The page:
Ravi and Divina have lived in Canada for some 35 years. But their mannerisms and accents tell you that they are originally from another part of the world. Ravi is from Sri Lanka and Divina is from the Philippines. Their graciousness focused a lingering feeling from earlier in the day when I enjoyed a breakfast sandwich and latte at the newly opened Bank Café in Frankfort, Ontario. A couple from Czechoslovakia had imaginatively remodeled a 1930s era bank into a really fun café. The old vault was turned into a rather, shall we say, intimate meeting room. All this while they lived in a tent.
Some may be welcoming, some cringing at the political statement they think is coming. But this is not a story about politics.
It’s a story about hard working people the world over, people who when given a chance, are a welcome addition to any community. There are bad people the world over too. If indeed God creates everything, He must have created bad people to give us a frame of reference. But if bad people are created more by human circumstance than God, then there’s still the good God put in all of us, sometimes just waiting for a chance.
I was raised by the Greatest Generation, a happenstance I've come to appreciate more with the wisdom of age, even it means being labeled - every generation since get ready to role your eyes together - a Boomer. It was a generation focused on putting the horrors of World War II behind them to build a better future. It was a simplistic, maybe even naïve, view of progress that would crumble under the pressure of Vietnam and the Civil Rights movement. In many ways, America is still trying to find its way again, with many still longing for the more innocent times of Bonanza, Andy Griffith and I Love Lucy.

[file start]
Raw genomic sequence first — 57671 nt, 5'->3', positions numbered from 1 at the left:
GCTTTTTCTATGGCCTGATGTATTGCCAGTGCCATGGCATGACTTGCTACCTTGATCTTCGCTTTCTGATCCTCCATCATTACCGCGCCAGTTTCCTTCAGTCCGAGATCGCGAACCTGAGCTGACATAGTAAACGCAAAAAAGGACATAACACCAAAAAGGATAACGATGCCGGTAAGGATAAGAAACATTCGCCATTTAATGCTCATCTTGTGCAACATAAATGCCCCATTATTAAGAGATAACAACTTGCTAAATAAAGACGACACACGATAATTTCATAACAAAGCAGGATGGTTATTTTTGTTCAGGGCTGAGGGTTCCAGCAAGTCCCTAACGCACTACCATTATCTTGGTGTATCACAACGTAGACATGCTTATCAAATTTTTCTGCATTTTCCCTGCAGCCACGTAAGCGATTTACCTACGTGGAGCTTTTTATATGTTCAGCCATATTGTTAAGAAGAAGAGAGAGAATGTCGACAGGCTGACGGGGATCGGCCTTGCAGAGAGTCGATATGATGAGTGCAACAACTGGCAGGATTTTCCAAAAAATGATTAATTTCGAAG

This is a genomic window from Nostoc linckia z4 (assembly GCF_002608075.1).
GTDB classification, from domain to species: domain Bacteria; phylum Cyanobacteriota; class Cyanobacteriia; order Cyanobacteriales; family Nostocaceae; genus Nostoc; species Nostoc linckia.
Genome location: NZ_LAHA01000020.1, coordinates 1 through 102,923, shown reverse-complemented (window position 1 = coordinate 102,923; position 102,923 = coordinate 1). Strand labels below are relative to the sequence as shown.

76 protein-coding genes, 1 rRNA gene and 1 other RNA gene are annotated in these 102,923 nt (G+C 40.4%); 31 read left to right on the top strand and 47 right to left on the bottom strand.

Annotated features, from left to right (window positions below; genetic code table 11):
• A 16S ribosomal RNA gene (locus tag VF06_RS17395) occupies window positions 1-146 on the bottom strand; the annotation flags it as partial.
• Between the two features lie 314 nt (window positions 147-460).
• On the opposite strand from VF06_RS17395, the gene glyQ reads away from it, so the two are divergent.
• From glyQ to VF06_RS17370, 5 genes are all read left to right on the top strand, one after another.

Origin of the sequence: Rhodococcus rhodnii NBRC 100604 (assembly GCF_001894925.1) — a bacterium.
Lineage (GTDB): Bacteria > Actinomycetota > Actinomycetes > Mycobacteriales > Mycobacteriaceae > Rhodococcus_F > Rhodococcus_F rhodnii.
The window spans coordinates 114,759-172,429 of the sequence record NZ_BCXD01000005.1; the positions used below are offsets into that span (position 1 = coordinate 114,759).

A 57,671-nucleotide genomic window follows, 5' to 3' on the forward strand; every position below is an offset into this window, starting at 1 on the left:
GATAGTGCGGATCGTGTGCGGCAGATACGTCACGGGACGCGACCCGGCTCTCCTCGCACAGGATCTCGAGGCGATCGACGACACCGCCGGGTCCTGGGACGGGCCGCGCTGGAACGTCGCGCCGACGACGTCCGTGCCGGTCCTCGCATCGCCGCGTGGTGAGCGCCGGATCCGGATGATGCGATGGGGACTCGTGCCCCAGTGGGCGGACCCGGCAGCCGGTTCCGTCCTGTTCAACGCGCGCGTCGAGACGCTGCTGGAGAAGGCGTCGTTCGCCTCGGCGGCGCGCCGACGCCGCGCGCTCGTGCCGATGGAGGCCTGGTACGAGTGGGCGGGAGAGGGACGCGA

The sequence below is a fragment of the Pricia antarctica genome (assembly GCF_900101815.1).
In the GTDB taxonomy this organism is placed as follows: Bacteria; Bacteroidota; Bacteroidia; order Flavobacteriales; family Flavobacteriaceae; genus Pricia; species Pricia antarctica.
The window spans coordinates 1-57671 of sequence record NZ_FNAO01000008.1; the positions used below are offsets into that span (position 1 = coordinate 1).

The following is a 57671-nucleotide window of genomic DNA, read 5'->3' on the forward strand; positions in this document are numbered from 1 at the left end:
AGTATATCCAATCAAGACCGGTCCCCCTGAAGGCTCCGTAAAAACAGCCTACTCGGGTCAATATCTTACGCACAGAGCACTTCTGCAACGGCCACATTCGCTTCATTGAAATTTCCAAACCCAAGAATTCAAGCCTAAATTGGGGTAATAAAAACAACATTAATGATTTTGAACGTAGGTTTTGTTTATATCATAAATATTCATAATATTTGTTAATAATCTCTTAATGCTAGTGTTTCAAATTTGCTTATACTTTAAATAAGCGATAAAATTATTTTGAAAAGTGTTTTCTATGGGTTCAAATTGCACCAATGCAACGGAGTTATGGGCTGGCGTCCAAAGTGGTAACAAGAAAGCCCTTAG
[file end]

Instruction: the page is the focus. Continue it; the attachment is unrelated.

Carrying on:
But to its credit, the 1950s was a time of great upward economic and social mobility (if you were white, straight and male) based on hard work and letting people earn a chance. Nearly 8 million veterans took advantage of the GI Bill to educate/train themselves further to improve their family's lives and ultimately, America as well. Makes you wonder what might happen today if we expanded educational opportunities - i.e., gave more people a chance. If we could afford the Marshall Plan, interstate highways and the G.I. Bill - America at its best - in the 1950s, surely we can afford kindergarten and community college now.
We’ve lost a lot of that Greatest Generation focus. We seem less interested in giving people a chance and more interested in noise than results: conspiracies instead of facts, quantity instead of quality, me instead of us, now instead of the future. Too many are obsessed with making more money than they need, too few appreciate the sacrifice of previous generations or care about what we’re leaving the future.
I find that unfortunate. I think Jesus would too. If that’s a political statement, then so be it.
I ran out of writing steam about midnight and headed toward the shower. No way I was going to crawl into my v-berth smelling like I did – apologies again to Ravi and Divina and their patrons. Of course, I had forgotten the shampoo. Where are the left behind sample shampoo bottles that usually just get in the way of your soap when you need them?